[OCC] [Global_membership_committee] OWASP Local Government Supporters

Paulo Coimbra paulo.coimbra at owasp.org
Thu Feb 25 18:53:44 EST 2010

As far as I can understand the issue at stake, we are dealing here with
cultural and economic variables and, even though nobody has asked my
opinion, being from a peripheral country and having studied a bit of
economics, I can’t help but give my 2 cents.


In my perspective, being a worldwide organization, one of OWASP´s biggest
strengths is its inclusive and non-ethnocentric feature, its respect for
individuality and historic circumstances.  In my opinion, this
characteristic alone is not enough to explain why OWASP has such a
culturally diverse range of contributors but it might be of use to explain
how these contributions have been kept throughout time.


In addition, as I see the process, another distinctive OWASP trait is what
appears to be its continuous willingness to explore economic alternatives to
make itself a sustainable organization – we don’t sell anything; we don’t
pay and we don’t charge for the knowledge we make available, even though we
aspire to have the resources needed to support both our contributor’s
activity and the organizational structure cost. I can of course be wrong but
from my experience, regarding financial balance, it seems to me that OWASP
seeks to create a situation in which both the recognition of its mission
importance and the ethics of its practice have been sufficiently recognized
that a third party can evaluate the association of its name to OWASP´s as a
lucrative partnership, and, by doing so, consider contributing financially
to its mission.


So, having said all the above, I couldn’t find the idea of not charging a
small Peruvian governmental agency anything but interesting  as we would be
creating a situation where any of their potential future suppliers might
come to evaluate an OWASP membership as a competitive advantage. I know this
strategy doesn’t solve our short term financial needs but could be used at
least to deal with situations in which a government arm has the willingness
to support OWASP despite lacking the financial means.  


Only my 2 cents, anyway. Thanks for reading.   


Paulo Coimbra,

 <https://www.owasp.org/index.php/Main_Page> OWASP Project Manager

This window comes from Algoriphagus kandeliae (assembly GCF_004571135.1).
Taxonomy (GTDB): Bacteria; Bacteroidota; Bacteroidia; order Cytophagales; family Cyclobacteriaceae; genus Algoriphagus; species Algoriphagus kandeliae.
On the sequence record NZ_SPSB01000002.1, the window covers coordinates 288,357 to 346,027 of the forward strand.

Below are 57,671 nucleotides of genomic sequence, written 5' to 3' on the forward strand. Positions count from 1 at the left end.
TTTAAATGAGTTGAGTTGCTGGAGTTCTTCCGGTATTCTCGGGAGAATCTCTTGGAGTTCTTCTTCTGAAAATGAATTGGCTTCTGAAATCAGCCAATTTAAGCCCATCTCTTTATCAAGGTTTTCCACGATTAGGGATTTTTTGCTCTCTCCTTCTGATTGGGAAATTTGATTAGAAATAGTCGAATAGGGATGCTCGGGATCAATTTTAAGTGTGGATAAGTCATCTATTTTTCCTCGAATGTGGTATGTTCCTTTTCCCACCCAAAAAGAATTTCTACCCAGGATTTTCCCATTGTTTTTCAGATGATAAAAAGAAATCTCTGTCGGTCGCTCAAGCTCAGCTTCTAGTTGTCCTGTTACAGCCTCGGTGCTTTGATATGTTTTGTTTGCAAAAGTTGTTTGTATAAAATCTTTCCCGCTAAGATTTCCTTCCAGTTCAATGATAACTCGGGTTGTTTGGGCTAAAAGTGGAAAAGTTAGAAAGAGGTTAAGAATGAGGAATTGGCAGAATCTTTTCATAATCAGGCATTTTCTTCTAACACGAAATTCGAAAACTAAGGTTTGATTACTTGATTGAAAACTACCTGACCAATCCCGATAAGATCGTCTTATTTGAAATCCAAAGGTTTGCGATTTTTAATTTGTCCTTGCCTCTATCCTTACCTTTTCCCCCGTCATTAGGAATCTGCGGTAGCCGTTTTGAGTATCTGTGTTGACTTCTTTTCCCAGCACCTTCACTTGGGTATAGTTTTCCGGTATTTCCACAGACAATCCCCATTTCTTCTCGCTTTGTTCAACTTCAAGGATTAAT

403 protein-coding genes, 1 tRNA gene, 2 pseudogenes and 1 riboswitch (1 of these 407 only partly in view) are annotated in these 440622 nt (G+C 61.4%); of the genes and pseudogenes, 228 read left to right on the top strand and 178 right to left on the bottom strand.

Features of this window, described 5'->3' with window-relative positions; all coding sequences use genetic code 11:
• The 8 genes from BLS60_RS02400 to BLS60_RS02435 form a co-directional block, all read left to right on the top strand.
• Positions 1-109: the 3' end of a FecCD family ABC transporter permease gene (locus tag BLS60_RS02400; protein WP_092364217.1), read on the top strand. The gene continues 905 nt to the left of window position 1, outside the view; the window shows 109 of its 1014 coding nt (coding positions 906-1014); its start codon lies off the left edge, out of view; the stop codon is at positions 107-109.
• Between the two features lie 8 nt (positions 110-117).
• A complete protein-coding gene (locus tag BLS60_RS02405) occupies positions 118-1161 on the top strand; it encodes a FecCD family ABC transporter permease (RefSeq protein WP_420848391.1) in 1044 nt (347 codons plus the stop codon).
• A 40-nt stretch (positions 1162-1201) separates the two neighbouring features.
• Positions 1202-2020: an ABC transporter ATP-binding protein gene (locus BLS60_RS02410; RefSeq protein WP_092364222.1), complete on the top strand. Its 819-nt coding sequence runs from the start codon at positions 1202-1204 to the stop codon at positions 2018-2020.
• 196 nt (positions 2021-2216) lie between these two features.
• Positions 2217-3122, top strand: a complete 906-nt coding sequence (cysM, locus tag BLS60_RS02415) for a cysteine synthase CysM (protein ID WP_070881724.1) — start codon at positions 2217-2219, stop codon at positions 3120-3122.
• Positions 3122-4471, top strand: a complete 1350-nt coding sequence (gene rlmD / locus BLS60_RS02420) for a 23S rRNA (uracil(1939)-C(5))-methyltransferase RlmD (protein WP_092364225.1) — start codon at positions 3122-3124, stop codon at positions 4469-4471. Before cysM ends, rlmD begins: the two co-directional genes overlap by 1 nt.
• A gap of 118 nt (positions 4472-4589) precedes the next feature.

From: global_membership_committee-bounces at lists.owasp.org
[mailto:global_membership_committee-bounces at lists.owasp.org] On Behalf Of
Matt Tesauro
Sent: quinta-feira, 25 de Fevereiro de 2010 20:12
To: global_membership_committee at lists.owasp.org
Cc: owasp-connections-committee; global_education_committee
Subject: [Global_membership_committee] OWASP Local Government Supporters


Based on reading the interchange between Fabio Cerullo and Dan Cornell [1]
and the Global Education Committee meeting we had yesterday where this came
up, I have a bit of input I'd like to throw into the mix.


For smaller entities like the national public health insurance organization
in Peru that Fabio mentioned, having a model where to support OWASP means
contributing $5,000 USD is basically like telling them 'no'.


I work for a state agency which barely acknowledges the existence of other
US states (yeah, its Texas), let alone other countries.  For example, I've
failed several times to buy the commercial Burb Suite since its priced in
British Pounds.  Trying to get that though the purchasing bureaucracy is
fail from the word go.  I can't imagine how painful it would be for a
smaller agency in Peru to try to get $5,000 in US _dollars_ into a budget
let alone the equivalent in their native currency.


I see this as very similar to the initiative we are doing for Universities.
If there are government agencies of any size that want to publicly pronounce
their use and support of OWASP, then we should find a vehicle for them to do


I also have a hard time finding a downside for OWASP if government agencies
have a method to day "We use and recommend OWASP".  If we had such a
program, I'd bet I could get my agency on that list as well.  I certainly
would have an easier time doing so without having to find budget for it.


Perhaps this isn't membership in the traditional sense.  Maybe this is a
matter of coming up with a different type/class/method for government
agencies to demonstrate their use and endorsement of OWASP.  


I also see the potential for some positive viral effects:

Suppose a government agency lists their endorsement of OWASP - both on their
site(s) and on the OWASP site.  Say you're a vendor trying to get a contract
with that agency.  Being an OWASP member company might just help separate
you from other vendors going for that contract.


That would be a great problem for OWASP to have.











-- Matt Tesauro

OWASP Board Member

OWASP Live CD Project Lead


http://AppSecLive.org - Community and Download site





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